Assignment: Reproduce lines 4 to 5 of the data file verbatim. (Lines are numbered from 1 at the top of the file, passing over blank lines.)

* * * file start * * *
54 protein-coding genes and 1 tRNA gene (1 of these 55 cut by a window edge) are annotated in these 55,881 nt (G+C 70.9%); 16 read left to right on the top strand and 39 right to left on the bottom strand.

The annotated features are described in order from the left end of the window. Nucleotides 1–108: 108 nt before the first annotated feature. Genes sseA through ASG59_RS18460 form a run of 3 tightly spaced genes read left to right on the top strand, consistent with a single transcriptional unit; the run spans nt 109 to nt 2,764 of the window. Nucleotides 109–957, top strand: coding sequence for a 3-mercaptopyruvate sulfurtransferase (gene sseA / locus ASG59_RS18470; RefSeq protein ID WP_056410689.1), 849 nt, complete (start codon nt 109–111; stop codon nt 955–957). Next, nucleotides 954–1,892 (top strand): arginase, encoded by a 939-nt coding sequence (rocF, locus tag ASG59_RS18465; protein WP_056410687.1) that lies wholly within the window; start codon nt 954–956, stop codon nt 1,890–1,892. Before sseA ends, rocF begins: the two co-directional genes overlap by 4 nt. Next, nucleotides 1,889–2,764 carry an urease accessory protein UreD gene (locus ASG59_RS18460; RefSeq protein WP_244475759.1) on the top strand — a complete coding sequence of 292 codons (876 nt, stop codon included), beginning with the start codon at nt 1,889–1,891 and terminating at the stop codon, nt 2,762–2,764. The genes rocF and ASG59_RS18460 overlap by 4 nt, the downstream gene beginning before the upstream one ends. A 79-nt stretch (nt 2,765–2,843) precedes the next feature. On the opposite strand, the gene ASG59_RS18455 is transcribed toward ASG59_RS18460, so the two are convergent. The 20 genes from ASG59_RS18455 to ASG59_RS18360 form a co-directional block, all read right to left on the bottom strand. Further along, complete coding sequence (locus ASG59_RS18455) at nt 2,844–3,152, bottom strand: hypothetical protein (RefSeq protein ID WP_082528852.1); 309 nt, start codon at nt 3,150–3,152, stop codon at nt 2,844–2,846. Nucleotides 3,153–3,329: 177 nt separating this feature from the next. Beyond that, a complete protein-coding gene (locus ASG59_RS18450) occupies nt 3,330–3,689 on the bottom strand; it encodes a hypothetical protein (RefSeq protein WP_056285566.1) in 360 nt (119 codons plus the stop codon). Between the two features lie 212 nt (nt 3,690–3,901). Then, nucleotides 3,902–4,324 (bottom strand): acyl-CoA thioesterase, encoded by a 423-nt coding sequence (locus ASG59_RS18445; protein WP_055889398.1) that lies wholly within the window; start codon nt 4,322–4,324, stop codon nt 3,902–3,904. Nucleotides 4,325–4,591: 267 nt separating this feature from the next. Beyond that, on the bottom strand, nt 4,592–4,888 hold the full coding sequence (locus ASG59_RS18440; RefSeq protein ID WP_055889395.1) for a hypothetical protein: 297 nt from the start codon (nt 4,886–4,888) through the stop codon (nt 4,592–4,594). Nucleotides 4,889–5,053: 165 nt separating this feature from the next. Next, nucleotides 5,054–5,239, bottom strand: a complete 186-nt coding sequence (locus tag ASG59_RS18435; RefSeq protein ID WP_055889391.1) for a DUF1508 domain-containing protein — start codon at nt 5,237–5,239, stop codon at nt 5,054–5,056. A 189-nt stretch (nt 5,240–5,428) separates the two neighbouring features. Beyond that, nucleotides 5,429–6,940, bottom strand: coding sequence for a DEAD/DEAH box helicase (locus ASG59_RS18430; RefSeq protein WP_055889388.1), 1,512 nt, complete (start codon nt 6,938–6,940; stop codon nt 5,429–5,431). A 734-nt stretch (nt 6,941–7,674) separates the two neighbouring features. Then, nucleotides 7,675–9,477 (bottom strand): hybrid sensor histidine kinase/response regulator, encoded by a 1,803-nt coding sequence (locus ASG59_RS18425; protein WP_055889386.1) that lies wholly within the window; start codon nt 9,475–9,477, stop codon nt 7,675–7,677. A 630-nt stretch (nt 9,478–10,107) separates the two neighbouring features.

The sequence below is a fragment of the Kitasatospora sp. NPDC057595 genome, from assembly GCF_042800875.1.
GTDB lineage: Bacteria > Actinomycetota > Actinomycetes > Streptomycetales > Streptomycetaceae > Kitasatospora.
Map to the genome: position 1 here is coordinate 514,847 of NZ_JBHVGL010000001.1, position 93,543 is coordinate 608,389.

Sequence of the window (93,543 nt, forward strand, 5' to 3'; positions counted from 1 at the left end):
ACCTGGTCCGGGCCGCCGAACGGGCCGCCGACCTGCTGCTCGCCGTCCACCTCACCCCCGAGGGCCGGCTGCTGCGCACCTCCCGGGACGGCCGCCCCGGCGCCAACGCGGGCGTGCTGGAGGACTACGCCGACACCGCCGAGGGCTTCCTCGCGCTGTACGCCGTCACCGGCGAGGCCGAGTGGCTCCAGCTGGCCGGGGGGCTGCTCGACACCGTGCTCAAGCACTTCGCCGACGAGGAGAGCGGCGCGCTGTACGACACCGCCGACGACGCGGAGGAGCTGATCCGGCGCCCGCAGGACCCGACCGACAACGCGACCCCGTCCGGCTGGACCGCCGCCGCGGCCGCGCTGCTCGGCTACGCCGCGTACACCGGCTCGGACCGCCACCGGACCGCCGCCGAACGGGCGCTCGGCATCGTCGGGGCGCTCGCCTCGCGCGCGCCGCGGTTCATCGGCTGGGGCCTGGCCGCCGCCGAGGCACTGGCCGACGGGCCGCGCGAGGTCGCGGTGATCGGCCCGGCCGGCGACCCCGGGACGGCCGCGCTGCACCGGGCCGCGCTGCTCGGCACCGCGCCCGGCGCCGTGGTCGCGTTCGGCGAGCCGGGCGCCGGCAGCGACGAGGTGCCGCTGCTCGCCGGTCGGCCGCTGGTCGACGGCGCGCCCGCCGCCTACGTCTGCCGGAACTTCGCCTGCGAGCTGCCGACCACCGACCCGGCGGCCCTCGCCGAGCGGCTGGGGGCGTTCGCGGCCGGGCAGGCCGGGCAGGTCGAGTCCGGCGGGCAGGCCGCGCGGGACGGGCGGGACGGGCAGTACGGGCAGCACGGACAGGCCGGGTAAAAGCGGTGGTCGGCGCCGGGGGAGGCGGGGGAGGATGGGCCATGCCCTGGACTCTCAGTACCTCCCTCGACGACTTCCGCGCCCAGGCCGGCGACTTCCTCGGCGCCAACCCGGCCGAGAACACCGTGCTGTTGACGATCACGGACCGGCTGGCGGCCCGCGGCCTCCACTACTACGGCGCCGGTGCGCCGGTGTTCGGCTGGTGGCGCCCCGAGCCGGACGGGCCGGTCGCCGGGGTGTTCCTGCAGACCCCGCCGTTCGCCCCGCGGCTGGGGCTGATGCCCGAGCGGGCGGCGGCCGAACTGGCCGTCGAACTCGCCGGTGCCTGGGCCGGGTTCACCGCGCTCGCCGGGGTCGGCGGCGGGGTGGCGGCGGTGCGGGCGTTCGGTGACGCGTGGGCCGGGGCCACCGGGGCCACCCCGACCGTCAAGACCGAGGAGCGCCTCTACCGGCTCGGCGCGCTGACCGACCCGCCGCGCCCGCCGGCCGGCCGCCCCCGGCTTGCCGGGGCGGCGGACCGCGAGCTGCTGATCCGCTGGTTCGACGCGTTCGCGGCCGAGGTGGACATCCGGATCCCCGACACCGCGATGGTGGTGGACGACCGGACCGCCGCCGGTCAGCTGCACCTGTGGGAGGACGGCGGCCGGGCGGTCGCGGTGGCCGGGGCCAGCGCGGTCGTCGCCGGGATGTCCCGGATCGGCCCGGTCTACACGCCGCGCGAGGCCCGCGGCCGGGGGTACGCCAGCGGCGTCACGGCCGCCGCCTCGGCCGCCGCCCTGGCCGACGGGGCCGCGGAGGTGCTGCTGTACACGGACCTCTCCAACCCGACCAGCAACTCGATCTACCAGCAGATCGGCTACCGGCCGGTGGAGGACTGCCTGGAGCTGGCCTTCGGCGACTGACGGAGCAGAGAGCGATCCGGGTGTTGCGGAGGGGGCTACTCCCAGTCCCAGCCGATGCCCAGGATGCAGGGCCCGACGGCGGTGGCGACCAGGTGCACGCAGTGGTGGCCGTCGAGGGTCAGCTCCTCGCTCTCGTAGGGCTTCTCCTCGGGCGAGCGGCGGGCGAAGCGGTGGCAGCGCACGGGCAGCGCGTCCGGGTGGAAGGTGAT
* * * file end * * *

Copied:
GTDB lineage: Bacteria > Actinomycetota > Actinomycetes > Streptomycetales > Streptomycetaceae > Kitasatospora.
Map to the genome: position 1 here is coordinate 514,847 of NZ_JBHVGL010000001.1, position 93,543 is coordinate 608,389.